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By: Sterling Evans
317 pages, 7 b/w photos, 3 line illus, 4 tabs, 6 maps
Explores the establishment of the country's national park system as a response to the rapid destruction of its tropical ecosystems due to the expansion of export-related agriculture. Drawing on interviews with key players in the conservation movement, as well as archival research, Evans traces the emergence of a conservation ethic among Costa Ricans and the tangible forms it has taken.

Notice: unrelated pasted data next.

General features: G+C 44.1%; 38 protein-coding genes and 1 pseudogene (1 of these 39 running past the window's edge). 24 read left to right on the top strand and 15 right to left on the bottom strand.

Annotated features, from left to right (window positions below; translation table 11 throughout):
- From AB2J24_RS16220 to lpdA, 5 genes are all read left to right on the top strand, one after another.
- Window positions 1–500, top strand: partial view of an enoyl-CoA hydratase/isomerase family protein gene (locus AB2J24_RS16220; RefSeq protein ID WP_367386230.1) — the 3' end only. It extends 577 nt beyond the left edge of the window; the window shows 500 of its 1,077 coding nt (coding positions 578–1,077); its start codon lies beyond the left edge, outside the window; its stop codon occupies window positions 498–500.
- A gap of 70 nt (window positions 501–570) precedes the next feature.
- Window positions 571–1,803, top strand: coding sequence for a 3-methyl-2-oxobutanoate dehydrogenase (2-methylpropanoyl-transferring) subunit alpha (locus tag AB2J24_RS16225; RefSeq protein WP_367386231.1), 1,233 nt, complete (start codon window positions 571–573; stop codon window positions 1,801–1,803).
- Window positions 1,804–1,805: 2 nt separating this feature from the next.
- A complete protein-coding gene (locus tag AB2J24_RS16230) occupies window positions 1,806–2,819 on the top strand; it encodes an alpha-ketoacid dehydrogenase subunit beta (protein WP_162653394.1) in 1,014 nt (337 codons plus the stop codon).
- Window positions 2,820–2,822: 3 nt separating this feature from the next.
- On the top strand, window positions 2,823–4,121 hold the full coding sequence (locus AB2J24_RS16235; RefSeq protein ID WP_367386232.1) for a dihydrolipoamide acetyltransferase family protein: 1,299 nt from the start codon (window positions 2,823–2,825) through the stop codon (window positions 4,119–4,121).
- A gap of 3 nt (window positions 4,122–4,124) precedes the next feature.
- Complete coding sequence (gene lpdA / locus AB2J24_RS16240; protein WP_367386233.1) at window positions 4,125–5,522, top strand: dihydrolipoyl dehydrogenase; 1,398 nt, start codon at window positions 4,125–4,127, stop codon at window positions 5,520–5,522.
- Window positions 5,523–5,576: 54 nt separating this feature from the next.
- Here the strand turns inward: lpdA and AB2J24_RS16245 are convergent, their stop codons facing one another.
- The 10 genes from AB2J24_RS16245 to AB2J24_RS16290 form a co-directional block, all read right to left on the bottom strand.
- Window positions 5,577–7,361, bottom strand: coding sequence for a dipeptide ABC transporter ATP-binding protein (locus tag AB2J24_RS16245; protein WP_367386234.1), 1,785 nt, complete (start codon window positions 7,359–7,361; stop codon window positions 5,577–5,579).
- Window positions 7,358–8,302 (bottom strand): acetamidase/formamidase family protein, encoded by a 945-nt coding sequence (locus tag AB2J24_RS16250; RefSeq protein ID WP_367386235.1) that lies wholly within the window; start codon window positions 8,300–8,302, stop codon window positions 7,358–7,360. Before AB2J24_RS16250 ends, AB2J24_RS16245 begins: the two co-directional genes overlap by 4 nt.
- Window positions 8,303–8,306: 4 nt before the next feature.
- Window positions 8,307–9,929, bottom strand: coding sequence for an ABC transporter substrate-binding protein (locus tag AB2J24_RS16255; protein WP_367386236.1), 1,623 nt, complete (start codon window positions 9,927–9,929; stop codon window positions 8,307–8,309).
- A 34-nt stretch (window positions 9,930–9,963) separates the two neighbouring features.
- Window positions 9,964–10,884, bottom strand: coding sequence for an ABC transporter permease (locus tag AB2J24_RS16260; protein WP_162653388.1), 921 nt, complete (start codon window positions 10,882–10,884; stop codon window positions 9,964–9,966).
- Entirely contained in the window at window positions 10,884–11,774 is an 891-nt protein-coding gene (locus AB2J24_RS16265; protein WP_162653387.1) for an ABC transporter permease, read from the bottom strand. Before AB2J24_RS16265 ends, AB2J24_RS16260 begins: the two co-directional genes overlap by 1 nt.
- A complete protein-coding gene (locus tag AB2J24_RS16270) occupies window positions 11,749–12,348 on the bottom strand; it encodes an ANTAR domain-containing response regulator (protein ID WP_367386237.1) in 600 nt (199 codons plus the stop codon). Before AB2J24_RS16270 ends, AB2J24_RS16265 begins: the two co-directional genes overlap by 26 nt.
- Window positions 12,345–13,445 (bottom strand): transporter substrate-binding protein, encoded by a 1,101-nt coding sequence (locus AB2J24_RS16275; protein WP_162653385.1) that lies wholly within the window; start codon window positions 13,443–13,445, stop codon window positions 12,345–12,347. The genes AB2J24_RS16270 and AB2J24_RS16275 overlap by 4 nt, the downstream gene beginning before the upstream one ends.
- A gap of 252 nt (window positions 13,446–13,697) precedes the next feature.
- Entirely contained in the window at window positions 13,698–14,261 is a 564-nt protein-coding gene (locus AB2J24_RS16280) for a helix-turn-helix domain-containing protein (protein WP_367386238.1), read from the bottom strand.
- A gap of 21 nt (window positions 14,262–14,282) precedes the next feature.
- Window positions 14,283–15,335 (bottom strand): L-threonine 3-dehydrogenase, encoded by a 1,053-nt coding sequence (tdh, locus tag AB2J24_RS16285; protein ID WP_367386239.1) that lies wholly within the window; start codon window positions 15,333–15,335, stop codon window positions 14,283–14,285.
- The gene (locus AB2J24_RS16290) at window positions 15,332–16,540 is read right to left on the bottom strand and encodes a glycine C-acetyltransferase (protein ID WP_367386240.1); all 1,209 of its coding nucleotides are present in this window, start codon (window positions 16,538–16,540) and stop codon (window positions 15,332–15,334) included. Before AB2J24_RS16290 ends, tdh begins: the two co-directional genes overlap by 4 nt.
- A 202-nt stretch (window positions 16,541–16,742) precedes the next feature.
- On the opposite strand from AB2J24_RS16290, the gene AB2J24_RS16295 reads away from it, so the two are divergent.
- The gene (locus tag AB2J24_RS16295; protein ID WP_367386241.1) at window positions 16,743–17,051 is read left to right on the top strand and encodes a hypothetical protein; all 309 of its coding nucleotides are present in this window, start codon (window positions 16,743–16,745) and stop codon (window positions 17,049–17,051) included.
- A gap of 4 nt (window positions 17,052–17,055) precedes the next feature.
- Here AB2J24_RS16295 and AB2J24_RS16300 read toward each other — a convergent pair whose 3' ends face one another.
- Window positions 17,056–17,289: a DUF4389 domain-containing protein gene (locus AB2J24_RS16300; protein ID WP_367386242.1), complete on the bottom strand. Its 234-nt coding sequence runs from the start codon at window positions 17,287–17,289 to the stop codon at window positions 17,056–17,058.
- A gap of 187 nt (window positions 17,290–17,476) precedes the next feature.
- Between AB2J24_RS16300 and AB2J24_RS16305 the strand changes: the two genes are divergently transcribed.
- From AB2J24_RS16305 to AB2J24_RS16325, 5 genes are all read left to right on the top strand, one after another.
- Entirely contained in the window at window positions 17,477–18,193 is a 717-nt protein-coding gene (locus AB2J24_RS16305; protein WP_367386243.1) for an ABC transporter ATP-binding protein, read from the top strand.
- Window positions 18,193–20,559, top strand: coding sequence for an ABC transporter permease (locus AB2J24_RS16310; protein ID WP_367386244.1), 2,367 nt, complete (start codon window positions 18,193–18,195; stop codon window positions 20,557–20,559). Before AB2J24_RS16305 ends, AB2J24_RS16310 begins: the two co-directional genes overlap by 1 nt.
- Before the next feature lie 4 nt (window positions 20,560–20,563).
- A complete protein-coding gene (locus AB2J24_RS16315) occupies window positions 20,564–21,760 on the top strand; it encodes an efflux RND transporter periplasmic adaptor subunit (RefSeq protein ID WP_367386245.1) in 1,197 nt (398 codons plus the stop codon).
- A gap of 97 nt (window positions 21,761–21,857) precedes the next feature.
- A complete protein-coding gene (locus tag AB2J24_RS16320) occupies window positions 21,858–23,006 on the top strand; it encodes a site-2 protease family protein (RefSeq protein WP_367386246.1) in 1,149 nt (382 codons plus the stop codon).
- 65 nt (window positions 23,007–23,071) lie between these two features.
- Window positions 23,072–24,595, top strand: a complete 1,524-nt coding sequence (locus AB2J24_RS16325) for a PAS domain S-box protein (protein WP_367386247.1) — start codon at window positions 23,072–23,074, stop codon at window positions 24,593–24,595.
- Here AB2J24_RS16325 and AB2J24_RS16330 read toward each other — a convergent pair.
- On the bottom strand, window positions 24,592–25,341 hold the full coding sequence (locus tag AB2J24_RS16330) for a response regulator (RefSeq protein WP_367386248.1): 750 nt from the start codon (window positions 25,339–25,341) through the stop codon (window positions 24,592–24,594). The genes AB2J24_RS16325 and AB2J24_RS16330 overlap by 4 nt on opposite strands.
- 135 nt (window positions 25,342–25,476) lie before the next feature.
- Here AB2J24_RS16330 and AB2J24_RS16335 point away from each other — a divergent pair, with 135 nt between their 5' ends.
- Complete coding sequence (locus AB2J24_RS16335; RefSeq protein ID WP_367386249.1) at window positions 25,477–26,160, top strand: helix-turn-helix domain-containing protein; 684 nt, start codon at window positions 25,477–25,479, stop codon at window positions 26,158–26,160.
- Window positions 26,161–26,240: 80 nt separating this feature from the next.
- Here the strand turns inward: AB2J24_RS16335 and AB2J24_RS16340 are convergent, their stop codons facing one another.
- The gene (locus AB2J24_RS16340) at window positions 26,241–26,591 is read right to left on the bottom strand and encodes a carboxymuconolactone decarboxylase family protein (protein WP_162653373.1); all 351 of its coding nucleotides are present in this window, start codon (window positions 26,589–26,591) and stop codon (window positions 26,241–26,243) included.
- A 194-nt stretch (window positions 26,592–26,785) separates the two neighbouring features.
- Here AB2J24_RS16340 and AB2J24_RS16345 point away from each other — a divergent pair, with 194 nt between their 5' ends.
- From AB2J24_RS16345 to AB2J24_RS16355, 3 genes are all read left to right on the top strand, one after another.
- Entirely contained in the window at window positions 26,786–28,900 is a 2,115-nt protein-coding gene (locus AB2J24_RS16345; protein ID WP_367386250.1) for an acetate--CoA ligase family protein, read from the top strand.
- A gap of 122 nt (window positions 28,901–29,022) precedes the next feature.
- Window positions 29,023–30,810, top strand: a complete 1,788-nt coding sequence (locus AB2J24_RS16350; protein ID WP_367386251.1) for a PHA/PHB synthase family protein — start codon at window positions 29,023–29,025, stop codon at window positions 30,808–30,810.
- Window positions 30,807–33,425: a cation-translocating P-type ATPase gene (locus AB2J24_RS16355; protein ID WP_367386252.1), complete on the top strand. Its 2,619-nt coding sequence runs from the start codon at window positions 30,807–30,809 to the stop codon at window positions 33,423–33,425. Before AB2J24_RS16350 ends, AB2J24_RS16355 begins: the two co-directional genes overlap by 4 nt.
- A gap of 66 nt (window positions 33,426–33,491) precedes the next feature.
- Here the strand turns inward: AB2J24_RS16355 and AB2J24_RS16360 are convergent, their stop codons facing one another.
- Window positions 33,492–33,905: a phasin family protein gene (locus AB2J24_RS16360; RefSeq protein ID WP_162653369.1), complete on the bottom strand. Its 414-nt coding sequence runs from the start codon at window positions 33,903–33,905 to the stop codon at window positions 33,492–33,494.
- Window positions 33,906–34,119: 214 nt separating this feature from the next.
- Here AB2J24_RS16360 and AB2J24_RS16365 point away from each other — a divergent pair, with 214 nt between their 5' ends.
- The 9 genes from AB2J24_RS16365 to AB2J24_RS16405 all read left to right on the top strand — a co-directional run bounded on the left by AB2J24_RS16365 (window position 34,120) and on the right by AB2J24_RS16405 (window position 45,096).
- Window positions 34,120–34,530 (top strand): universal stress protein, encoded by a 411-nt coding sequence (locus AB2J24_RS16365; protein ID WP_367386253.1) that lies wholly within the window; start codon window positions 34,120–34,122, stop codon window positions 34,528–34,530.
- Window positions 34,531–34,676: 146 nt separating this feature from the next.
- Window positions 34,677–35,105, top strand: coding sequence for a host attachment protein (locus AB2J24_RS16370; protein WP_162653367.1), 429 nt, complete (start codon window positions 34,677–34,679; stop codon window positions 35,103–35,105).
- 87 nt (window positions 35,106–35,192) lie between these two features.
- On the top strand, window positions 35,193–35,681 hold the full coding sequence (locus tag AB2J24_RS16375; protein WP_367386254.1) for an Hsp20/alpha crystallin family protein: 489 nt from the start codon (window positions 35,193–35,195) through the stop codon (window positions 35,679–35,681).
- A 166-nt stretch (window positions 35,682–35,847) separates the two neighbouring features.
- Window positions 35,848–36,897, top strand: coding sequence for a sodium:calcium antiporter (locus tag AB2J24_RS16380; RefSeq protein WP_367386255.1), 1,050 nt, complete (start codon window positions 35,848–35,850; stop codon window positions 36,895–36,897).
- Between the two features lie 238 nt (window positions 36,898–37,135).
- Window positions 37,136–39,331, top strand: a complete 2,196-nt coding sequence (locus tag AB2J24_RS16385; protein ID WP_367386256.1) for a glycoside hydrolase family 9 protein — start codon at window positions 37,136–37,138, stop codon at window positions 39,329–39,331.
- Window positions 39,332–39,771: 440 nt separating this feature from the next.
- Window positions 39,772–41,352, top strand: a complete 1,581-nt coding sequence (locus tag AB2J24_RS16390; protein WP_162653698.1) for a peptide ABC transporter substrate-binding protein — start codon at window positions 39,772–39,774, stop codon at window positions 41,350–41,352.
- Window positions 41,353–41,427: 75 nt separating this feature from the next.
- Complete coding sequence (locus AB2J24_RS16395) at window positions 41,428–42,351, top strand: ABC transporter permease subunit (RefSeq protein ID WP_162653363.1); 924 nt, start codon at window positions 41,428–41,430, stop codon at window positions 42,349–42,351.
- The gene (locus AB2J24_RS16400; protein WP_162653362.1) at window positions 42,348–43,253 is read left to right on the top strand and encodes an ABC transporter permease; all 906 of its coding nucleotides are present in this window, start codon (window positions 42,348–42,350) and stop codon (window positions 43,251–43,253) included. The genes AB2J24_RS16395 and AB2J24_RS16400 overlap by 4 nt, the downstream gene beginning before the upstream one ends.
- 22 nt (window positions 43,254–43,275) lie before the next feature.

Sterling Evans has written a passionate yet balanced account of the history of conservation in Costa Rica. Both environmental historians and activists will gain from this book a great appreciation of the work that went into protecting Costa Rica's natural heritage, along with the work that still must be done. Lane Simonian, author of Defending the Land of the Jaguar: A History of Conservation in Mexico
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